Arends said supporting retail businesses are being planned for the remainder of the space.
“It was all of you that kept this alive, it really was,” Arends said to those in attendance. “It was all of you that said not in our town. It was all of you that made this happen.”
Who is John Morrison?
John M. Morrison was born and raised in Albert Lea, the oldest of three sons of M.T. and June Morrison.
He attended Abbott Elementary School. He was student council president in seventh and ninth grade. Throughout high school Morrison was very active in drama. He was a masquer and thespian his sophomore, junior and senior years, acting in over five plays. He was appointed to the homecoming court, representing dramatics. Other groups Morrison participated in were junior classical league, visual aids club, AhLaHaSa, Tiger yearbook, Tigers’ Roar, band, football, prom committee chairman, student council and was a Rotary representative. He was senior class president and graduated from Albert Lea High School in 1955.
Morrison graduated from the University of Minnesota in 1958, where he studied pre-law. He completed a Bachelor of Science degree in business law at LaSalle University in Chicago.
One of his early volunteer activities was to serve as one of the three top men in the campaign of Hubert Humphrey for vice president. Morrison served as Humphrey’s national campaign manager.
He has a history in the banking industry and is the founder and former chairman/CEO of Central Bancshares Inc., the parent company of Central Bank, a Minneapolis-based banking organization that was merged with MidwestOne in early 2015. He has also owned Central Bank Group Inc. and Central Financial Services, a bank consulting firm and over the years has purchased more than 100 banks throughout the United States.
Morrison has also purchased several both successful and troubled manufacturing companies in various industries across the United States. Among these were a fastener company with locations in California and Oregon, an optical and mine safety manufacturing company in Massachusetts, an airplane manufacturing company in Texas, a computer cash register company in Minneapolis and a precision instrument company in Canada, among others.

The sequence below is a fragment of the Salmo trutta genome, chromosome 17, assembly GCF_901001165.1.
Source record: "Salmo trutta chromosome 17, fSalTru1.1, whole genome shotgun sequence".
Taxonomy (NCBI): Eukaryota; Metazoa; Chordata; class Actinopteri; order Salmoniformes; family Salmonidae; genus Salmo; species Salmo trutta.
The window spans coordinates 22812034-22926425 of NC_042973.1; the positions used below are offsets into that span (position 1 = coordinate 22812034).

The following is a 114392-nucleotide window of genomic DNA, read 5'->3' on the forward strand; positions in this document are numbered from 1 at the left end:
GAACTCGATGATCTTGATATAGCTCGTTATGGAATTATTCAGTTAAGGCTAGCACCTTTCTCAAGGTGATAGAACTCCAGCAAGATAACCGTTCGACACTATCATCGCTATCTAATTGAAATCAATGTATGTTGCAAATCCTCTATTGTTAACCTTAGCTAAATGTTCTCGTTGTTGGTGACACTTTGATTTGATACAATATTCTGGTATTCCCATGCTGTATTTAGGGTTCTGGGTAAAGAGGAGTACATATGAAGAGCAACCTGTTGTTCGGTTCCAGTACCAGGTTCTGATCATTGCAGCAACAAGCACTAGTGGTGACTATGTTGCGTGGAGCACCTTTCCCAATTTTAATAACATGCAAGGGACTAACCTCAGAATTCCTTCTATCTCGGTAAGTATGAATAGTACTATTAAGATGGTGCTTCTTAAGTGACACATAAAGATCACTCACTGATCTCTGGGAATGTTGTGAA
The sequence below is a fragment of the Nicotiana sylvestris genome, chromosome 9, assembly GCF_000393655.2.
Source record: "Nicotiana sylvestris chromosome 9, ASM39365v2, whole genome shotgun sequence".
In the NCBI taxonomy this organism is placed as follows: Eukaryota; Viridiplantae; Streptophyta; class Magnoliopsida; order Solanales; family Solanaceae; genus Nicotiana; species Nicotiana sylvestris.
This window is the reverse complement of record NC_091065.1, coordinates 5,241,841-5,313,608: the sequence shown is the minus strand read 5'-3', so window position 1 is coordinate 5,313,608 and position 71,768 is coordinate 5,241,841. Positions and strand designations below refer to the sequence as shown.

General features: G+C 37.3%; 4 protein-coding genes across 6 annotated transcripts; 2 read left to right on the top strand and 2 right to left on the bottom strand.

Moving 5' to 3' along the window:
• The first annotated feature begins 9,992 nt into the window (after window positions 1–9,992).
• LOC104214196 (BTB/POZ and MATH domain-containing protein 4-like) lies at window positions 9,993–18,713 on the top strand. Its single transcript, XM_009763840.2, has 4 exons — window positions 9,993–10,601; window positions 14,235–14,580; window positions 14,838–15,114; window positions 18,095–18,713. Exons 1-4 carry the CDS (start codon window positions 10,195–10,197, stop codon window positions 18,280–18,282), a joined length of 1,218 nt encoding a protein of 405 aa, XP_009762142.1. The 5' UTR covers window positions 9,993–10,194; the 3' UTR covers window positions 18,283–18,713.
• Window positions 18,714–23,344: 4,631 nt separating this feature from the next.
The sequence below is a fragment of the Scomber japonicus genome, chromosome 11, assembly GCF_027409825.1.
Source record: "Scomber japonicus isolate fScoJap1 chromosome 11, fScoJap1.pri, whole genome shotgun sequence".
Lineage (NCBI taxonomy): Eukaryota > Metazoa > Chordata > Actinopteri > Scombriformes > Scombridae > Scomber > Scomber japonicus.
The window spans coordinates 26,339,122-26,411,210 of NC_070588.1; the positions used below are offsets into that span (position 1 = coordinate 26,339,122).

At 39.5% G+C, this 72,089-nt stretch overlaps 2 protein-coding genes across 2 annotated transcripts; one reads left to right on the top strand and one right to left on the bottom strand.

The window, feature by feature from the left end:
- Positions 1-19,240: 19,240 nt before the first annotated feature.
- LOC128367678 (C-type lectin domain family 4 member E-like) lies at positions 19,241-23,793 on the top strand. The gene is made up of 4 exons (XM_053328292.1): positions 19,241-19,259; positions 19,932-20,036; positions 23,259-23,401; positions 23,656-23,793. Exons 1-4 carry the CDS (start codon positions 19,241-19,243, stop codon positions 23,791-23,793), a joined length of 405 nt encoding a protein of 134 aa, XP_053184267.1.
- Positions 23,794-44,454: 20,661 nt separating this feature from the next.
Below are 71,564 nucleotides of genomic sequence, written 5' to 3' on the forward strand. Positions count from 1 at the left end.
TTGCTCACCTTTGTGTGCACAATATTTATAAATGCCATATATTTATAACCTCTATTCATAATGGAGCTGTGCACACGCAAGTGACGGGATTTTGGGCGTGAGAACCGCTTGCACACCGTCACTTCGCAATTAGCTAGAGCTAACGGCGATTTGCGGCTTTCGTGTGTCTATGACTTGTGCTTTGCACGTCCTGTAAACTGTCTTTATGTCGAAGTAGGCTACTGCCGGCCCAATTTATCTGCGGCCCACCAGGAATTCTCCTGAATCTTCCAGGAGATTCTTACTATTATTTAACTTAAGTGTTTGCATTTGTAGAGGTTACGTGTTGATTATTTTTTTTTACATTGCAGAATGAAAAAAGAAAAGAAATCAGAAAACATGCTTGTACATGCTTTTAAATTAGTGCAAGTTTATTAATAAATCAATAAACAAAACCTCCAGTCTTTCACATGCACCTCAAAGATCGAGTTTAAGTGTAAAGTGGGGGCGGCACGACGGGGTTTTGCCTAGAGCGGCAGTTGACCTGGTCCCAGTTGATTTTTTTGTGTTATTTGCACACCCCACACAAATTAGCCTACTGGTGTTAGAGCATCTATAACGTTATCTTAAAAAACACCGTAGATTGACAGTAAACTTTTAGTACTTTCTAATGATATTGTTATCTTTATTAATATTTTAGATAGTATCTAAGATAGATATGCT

Morrison was the lead director and chairman of the Compensation Committee of Fingerhut Corporation, a publicly held credit card and catalog company with over 10,000 employees.
During the mid-1990s Morrison was selected to serve as a member of the board of governors of the University of Minnesota Academic Health Center and chairman of finance at the University of Minnesota Health System, where he was in charge of a successful merger of the University of Minnesota Hospital into the Fairview Health Services system, which owned 10 hospitals and 40 clinics in Minnesota and employed over 20,000 employees.
In 2001, the Minnesota Attorney General’s Office appointed Morrison as chairman and CEO of Allina Health System to lead the effort in reorganizing Allina Health System.
Morrison received the prestigious University of Minnesota Regents Award in 2001. The Regents Award is only presented every few years to individuals who have contributed to the building and development of the University of Minnesota through exceptionally valuable and meritorious service.
In 2007, Morrison received the University of Minnesota’s Most Outstanding Achievement Award, which is the highest award given to alumni who have attained distinction in their profession, public service and who have demonstrated outstanding achievement and leadership on a community, state and national level.
He was a founding member of the board of governors of the University of St. Thomas School of Law and established the John M. Morrison Center for Entrepreneurship at the University of St. Thomas, along with Morrison Hall — a 112-apartment residence hall equipped to house 350 students at the university.
In 2000, Morrison established a scholarship program for graduating seniors of Albert Lea High School and also to underprivileged teens from the Minneapolis metro area, which allowed them to attend a college of their choice.
Over the years the Morrison Foundation has donated tens of millions of dollars for buildings and dormitories at the University of St. Thomas, the Minneapolis Heart Hospital, United Hospital, Cretin Durham Hall High School, the University of St. Catherine, Naples Community Hospital Foundation and the Basilica of St. Mary.
Morrison was recognized as a Distinguished Alumni by the Albert Lea Education Foundation in 2015.
In addition to his donation to the Albert Lea Healthcare Coalition, he and his wife, Susan, financially support The Greater Education Project through the Education Foundation.
— Information submitted through the Albert Lea Education Foundation’s Distinguished Alumni program in 2015